Brexit: environment and climate change Contents

Chapter 2: EU environmental legislation and action

The environmental acquis

7.EU environmental legislation is complex and wide-ranging, reflecting the cross-cutting nature of the environment itself.

8.The Government’s Balance of Competences Review noted that “the original Treaty of Rome [which established the European Economic Community] did not contain any references to environmental protection”.6 Thus much of what is now regarded as EU environmental legislation originated in the harmonisation of product and other standards with a view to removing substantial differences in national environmental rules, thereby enabling the free movement of goods within the common market. Typically, the Commission brought forward such legislation under the standard common market legal base, Article 100 EEC.7

9.In addition, the Community was able to address specific environmental issues using the catch-all legal base, at that time Article 235 EEC, which allowed the Community to introduce legislation to attain “objectives set out in the Treaties” even where the Treaties themselves did not provide the necessary powers.8 Thus the Wild Birds Directive, one of the first pieces of purely environmental legislation at European level, was adopted in 1979 under Article 235 EEC.9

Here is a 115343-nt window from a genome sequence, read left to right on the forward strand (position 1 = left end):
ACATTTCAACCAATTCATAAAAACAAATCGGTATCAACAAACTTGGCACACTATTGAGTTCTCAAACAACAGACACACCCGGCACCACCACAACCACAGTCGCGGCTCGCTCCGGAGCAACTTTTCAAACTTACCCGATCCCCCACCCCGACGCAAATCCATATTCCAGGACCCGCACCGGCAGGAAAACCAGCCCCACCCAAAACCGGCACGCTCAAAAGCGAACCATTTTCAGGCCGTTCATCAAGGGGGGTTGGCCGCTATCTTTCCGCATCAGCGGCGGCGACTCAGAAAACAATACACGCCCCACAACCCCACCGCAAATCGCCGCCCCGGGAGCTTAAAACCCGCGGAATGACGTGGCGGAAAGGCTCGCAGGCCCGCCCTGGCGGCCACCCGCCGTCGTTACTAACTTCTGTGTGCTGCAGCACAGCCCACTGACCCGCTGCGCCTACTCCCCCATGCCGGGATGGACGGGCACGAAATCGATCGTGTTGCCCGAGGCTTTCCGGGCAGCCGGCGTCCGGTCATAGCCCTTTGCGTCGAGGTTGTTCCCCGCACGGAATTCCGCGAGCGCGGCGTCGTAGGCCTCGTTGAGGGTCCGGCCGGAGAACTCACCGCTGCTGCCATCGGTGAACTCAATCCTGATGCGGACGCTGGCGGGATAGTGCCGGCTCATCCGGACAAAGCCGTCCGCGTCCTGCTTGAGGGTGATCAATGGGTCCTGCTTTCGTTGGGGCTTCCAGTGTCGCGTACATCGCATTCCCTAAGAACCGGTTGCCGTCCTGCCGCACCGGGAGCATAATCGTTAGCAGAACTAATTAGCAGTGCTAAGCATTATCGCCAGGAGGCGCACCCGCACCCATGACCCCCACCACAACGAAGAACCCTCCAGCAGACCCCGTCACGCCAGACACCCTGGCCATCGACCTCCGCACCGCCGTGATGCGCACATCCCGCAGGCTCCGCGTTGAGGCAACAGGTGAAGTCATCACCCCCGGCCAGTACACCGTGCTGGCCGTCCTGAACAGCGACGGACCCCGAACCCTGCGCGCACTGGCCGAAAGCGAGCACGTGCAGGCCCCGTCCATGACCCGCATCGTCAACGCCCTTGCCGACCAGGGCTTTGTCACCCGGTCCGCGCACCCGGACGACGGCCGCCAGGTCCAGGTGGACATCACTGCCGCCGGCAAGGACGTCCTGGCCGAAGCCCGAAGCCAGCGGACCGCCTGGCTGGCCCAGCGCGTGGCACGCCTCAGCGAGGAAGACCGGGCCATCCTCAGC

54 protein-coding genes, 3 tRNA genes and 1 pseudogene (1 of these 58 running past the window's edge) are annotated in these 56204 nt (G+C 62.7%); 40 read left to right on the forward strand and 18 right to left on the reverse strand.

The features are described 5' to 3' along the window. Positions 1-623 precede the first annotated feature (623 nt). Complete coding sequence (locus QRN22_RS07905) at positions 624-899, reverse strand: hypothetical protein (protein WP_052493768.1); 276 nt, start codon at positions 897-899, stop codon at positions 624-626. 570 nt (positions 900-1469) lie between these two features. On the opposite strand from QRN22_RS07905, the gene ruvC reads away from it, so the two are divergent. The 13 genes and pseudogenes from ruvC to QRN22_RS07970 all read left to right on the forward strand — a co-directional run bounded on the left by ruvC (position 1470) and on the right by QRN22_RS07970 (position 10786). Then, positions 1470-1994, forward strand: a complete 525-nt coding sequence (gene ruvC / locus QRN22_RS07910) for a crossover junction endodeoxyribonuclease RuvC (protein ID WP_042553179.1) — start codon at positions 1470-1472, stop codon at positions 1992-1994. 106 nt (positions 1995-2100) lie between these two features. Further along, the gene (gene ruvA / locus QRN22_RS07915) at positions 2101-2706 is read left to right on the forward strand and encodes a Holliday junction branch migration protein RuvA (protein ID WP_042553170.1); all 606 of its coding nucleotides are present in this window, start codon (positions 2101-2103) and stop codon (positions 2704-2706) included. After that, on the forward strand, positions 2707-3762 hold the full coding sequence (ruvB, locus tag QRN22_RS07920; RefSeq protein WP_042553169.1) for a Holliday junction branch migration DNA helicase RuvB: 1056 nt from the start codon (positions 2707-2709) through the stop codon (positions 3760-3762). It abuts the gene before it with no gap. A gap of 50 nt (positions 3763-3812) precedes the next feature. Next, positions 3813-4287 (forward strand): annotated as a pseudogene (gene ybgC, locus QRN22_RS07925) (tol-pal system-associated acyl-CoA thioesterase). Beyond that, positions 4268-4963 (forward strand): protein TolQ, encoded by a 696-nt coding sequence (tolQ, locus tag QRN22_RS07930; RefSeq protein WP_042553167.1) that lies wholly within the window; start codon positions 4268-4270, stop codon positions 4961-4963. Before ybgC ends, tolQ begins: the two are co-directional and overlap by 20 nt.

10.As the EU evolved, and as awareness of global threats to the environment became more acute, so EU competence in respect of environmental policy expanded. With the coming into force of the Single European Act in 1987 Treaty powers explicitly authorising environmental action at EU level were established for the first time, and the scope of these powers (now embodied in Title XX of the Treaty on the Functioning of the European Union) has not changed much since that time.

11.Even after 1987, however, much legislation that was ‘environmental’ in character continued to be made under the standard Single Market legal base. Thus the first EU legislation on energy efficiency labelling of household appliances, introduced in 1992, used an Article 100 EEC legal base.10 More recently, the Registration, Evaluation, Authorisation and Restriction of Chemicals (REACH) Regulation,11 which regulates chemical substances in the EU, and the Directive on the restriction of the use of certain hazardous substances in electrical and electronic equipment,12 have also used the standard Single Market legal base.

12.Within Title XX, Article 191 of the Treaty on the Functioning of the EU (TFEU),13 as amended over the years, sets out the EU’s objectives for environment policy:

“Union policy on the environment shall contribute to pursuit of the following objectives:

13.Under Article 191(2) TFEU, policy on the environment shall also “be based on the precautionary principle and on the principles that preventive action should be taken, that environmental damage should as a priority be rectified at source and that the polluter should pay.”